This is a post from guest blogger Roy, who I met while traveling in India.
I know you're probably expecting Kat, but unfortunately you've got this monotonous-voiced alcoholic instead, who, in case you're interested, calls himself "The Drinking Traveler".
This video is brought to you from Ho Chi Minh City (formerly - and actually still today - known as Saigon), Vietnam. You're about to watch me drink snake's blood whisky. Actually whisky is a commonly used mistranslation, probably owing to the reddish colour lended to it by the snake's blood. Snake wine, another term I've heard slung around a lot, also falls short of the mark. Vodka might be a better translation but still not quite right. In fact, it's their local rice spirit.
The dead snake inside is posed with either its own tail or the tail of a scorpion in its mouth and I'm told this has something to do with the Buddha.
Friends and doctors have warned me that the snake may well carry parasites and that its blood could give me Hepatitis. However, the local Lao and Vietnamese assure me that it's good for my virility, and as an added bonus can cure Rheumatism and Arthritis.
I've encountered this drink across Myanmar, Laos and Vietnam; in liquor stores, in Ban Xang Hai (the "whisky village" just up-river from Luang Phrabang) and in Hanoi's famous "36 streets", but only now have I plucked up the courage to try it.
The eating and drinking of snakes plays an important role in South East Asian culture and spiritual beliefs but, though it can still be found in most small communities, it is becoming less common due to pressure from medical bodies and animal rights groups in the West.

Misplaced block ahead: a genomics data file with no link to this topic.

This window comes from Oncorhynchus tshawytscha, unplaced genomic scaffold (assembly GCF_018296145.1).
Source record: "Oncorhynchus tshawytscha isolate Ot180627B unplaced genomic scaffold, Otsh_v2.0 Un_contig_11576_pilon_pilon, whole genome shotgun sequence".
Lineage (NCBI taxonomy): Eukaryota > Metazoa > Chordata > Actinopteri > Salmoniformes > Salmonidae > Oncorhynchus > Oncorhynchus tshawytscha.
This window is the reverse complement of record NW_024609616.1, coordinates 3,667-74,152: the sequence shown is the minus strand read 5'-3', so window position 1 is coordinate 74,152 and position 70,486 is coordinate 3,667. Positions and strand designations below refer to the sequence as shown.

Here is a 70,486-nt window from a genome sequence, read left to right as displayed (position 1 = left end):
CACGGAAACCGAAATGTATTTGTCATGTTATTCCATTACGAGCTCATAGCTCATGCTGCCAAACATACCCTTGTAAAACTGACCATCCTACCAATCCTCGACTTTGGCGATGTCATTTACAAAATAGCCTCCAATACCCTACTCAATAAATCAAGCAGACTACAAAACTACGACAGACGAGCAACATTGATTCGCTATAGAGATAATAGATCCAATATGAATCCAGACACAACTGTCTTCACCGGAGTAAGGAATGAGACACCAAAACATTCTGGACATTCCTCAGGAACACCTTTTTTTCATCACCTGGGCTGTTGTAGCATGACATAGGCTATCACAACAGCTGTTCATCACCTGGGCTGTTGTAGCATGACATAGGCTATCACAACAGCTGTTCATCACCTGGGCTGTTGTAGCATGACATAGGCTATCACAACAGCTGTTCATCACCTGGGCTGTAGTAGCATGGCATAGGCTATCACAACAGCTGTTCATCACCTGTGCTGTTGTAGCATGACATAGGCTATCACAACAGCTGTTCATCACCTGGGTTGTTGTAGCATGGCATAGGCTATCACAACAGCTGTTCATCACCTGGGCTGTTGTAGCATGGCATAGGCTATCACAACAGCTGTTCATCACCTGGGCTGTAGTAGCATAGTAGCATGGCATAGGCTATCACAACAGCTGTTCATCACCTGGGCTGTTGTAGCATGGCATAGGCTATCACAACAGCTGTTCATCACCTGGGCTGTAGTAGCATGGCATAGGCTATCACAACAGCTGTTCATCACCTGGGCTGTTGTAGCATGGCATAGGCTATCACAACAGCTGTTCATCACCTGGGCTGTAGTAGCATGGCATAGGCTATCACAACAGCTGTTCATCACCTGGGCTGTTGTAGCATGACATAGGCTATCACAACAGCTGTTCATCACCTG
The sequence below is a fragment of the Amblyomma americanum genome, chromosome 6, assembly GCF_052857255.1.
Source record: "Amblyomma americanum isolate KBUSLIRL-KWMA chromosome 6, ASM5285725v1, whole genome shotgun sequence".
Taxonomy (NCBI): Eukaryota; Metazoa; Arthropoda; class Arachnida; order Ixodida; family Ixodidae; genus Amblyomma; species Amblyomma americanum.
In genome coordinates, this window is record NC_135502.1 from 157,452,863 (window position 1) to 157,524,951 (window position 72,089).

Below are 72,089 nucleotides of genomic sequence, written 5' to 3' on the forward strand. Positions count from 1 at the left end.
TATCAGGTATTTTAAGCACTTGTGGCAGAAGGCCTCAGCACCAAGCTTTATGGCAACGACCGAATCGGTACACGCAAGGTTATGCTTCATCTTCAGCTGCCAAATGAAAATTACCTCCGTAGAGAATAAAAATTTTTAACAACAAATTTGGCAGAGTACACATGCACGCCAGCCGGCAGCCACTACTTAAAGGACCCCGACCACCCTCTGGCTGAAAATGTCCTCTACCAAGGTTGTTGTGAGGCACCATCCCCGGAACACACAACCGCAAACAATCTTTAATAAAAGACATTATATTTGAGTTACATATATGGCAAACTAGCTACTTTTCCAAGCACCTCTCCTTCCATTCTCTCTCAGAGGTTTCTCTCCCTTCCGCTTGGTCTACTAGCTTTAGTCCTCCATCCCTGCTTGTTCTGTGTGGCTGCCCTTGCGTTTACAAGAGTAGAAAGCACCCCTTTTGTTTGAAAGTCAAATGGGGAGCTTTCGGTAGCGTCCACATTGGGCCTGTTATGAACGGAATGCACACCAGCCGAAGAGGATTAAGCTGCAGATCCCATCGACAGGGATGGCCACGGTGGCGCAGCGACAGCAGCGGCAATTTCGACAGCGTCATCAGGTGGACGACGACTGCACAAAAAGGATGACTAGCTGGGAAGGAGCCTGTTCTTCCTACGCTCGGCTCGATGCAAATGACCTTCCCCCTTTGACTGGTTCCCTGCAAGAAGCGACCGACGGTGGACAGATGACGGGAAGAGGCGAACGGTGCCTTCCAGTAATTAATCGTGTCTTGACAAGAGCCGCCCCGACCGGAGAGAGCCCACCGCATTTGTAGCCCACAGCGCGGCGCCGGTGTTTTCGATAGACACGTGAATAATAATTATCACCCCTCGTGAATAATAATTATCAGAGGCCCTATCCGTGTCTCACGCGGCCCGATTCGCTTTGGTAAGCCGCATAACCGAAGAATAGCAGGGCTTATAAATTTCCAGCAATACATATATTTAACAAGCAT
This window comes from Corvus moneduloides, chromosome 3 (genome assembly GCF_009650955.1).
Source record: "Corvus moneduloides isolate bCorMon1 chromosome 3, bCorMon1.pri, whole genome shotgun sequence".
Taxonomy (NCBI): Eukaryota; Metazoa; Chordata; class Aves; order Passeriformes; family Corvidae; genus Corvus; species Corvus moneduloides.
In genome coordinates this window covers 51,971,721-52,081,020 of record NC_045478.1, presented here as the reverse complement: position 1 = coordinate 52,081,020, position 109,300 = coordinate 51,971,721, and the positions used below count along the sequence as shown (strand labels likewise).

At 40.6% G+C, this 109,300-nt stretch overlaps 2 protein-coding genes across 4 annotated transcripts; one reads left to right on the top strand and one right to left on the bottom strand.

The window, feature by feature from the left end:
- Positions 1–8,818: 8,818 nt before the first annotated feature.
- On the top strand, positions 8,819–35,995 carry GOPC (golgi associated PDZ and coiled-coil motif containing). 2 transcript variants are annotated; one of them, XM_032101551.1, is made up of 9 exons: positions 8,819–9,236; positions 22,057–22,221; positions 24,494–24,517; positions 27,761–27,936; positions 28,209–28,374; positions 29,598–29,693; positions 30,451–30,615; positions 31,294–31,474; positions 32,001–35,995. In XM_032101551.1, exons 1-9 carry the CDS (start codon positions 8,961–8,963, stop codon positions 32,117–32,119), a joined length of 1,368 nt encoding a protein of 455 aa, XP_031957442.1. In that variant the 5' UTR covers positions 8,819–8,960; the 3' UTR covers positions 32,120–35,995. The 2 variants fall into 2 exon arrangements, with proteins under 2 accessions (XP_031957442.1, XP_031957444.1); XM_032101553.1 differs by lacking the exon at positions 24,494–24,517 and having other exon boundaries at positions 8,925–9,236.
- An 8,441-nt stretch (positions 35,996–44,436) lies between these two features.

I'm pretty sure it's illegal, at least when the king cobra's concerned. This would explain why the shop-keeper disappeared so quickly when she saw I was going to drink it on camera.
I've seen this spirit infused with snakes, scorpions, geckos, squid, spiders and countless other creatures you wouldn't want to see in a bottle you're about to drink from.
For a second I doubted whether the snake was in fact dead, or whether it was just drunk, waiting for me to open the bottle so it could strike.
Actually, it didn't taste at all bad. If I die, I'll let you know.
Thanks Kat for letting me take part in your series!
Roy - The Drinking Traveler
While it is illegal to import snake's blood wine into the United States (CNN: 2009), I couldn't find anything about it being illegal in Vietnam. In fact, snake's blood wine is considered to be a traditional form of Eastern medicine originating from China. The beverage remains culturally significant throughout Indochina, particularly Vietnam, as described in Marc Passion's Travel Extraordinaire,
The snake in Vietnamese culture is considered a mystical creature with healing properties. Eating the still beating heart and drinking its warm blood mixed with local vodka has been tradition for generations (Passion: 2008).
NomadiKat doesn't advocate for the consumption of endangered species, but it is appreciated when travelers step out of their comfort zones in an attempt to embrace local customs. So here's to Roy's sexual virility - hope that works out for ya, buddy. Perhaps the next time you're in Chicago, you can try Tacocorp's "Three Penis Wine" (Schaffer, The League: 2009).
Passion, Marc. "Drinking Snake Blood on the Meekong." Travel Extraordinaire. Marc Passion Travel, 30 July 2008. Web. 26 May 2014. <http://www.marcpassiontravel.com/drinking-snake...
Phillips, Rich. "Name Your Poison: Snake Wine Seized at Airport." CNN. Cable News Network, 7 May 2009. Web. 26 May 2014. <http://www.cnn.com/2009/CRIME/05/...
Schaffer, Jackie M., and Jeff Schaffer. "The League." 3 Penis Wine Infomercial. YouTube, 2009. Web. 26 May 2014. <https://www.youtube.com/watch?v=OuEf-x...
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